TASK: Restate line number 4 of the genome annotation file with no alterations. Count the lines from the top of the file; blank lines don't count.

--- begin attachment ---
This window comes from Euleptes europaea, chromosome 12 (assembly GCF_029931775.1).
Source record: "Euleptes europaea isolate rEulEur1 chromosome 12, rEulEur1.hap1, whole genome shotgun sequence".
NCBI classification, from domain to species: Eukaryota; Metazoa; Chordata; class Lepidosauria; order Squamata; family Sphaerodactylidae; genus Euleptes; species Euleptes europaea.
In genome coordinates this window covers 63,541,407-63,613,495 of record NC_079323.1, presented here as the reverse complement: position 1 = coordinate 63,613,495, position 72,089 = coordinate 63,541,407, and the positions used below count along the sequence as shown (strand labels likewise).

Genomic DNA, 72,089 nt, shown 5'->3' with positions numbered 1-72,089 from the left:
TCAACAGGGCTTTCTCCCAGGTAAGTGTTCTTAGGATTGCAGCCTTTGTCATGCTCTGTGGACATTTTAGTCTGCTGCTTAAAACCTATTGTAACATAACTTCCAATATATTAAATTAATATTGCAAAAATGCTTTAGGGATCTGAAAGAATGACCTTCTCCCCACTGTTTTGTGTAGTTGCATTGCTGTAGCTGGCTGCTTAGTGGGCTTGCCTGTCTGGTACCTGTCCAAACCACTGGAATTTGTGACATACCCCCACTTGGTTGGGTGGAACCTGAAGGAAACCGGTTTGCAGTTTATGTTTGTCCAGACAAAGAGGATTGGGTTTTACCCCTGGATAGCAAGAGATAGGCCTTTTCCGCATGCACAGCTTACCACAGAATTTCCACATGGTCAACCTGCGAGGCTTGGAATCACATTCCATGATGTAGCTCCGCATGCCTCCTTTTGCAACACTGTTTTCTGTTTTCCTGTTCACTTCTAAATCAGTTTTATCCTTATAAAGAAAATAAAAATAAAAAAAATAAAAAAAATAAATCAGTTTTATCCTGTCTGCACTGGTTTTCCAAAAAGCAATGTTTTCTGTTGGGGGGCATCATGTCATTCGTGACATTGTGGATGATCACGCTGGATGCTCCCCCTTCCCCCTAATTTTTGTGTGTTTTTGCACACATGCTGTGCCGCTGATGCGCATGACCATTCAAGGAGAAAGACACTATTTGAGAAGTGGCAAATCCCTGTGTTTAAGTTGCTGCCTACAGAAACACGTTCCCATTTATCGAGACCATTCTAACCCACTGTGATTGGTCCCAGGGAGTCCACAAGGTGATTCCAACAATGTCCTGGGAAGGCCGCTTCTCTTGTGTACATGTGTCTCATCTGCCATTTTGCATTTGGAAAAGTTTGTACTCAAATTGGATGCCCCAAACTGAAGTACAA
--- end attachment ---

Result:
In genome coordinates this window covers 63,541,407-63,613,495 of record NC_079323.1, presented here as the reverse complement: position 1 = coordinate 63,613,495, position 72,089 = coordinate 63,541,407, and the positions used below count along the sequence as shown (strand labels likewise).